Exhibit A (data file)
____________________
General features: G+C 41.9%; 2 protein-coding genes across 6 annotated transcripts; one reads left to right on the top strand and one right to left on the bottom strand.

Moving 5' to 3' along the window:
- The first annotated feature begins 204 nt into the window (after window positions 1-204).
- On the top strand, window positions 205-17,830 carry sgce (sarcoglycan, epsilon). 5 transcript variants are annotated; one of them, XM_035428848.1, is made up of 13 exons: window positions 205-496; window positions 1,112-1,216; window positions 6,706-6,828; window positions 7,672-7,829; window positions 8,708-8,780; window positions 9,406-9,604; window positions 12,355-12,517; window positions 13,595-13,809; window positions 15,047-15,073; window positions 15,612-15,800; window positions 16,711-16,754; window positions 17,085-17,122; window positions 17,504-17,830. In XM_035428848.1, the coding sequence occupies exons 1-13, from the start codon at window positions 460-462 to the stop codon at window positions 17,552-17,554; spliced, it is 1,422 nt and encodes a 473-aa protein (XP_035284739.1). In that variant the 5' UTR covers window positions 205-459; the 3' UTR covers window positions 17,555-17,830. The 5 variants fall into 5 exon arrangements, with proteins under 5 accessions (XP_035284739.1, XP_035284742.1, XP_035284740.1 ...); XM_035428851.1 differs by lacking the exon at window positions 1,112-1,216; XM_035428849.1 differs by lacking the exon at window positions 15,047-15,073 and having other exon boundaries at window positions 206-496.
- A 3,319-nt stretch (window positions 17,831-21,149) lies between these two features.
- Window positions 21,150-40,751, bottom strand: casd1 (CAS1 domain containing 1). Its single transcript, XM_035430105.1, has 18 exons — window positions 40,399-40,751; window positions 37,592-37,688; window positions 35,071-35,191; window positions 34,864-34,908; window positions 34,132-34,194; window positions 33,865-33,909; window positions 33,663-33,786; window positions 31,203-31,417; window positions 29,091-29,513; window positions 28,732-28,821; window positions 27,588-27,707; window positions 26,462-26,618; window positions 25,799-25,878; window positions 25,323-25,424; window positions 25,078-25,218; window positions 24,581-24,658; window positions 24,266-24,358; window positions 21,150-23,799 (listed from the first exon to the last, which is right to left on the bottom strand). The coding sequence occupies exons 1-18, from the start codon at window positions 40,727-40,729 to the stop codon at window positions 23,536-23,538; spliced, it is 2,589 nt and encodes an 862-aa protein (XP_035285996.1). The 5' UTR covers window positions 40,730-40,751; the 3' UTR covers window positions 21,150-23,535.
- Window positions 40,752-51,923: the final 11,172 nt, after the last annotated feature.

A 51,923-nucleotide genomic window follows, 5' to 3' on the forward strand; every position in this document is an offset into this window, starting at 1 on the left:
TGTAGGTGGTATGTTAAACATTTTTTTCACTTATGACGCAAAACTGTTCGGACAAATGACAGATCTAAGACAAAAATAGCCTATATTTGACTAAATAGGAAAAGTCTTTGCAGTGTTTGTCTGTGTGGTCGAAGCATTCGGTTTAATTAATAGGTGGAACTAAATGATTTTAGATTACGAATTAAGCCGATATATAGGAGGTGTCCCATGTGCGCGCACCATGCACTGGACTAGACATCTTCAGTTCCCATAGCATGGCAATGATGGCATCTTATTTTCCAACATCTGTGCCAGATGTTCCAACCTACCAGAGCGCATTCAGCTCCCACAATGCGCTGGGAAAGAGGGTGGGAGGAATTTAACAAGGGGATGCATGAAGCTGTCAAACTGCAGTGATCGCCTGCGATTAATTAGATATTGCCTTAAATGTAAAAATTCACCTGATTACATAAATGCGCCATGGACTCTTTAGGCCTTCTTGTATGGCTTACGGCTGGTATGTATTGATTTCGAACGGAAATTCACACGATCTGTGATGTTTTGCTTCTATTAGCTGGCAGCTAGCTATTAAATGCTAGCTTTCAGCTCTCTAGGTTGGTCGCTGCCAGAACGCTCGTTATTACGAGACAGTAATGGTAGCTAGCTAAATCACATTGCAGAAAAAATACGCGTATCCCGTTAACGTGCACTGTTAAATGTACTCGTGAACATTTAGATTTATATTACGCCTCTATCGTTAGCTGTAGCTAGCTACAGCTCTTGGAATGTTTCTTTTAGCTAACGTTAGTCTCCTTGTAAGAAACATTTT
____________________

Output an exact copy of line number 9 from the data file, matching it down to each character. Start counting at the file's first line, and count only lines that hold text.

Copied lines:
TGTAGGTGGTATGTTAAACATTTTTTTCACTTATGACGCAAAACTGTTCGGACAAATGACAGATCTAAGACAAAAATAGCCTATATTTGACTAAATAGGAAAAGTCTTTGCAGTGTTTGTCTGTGTGGTCGAAGCATTCGGTTTAATTAATAGGTGGAACTAAATGATTTTAGATTACGAATTAAGCCGATATATAGGAGGTGTCCCATGTGCGCGCACCATGCACTGGACTAGACATCTTCAGTTCCCATAGCATGGCAATGATGGCATCTTATTTTCCAACATCTGTGCCAGATGTTCCAACCTACCAGAGCGCATTCAGCTCCCACAATGCGCTGGGAAAGAGGGTGGGAGGAATTTAACAAGGGGATGCATGAAGCTGTCAAACTGCAGTGATCGCCTGCGATTAATTAGATATTGCCTTAAATGTAAAAATTCACCTGATTACATAAATGCGCCATGGACTCTTTAGGCCTTCTTGTATGGCTTACGGCTGGTATGTATTGATTTCGAACGGAAATTCACACGATCTGTGATGTTTTGCTTCTATTAGCTGGCAGCTAGCTATTAAATGCTAGCTTTCAGCTCTCTAGGTTGGTCGCTGCCAGAACGCTCGTTATTACGAGACAGTAATGGTAGCTAGCTAAATCACATTGCAGAAAAAATACGCGTATCCCGTTAACGTGCACTGTTAAATGTACTCGTGAACATTTAGATTTATATTACGCCTCTATCGTTAGCTGTAGCTAGCTACAGCTCTTGGAATGTTTCTTTTAGCTAACGTTAGTCTCCTTGTAAGAAACATTTT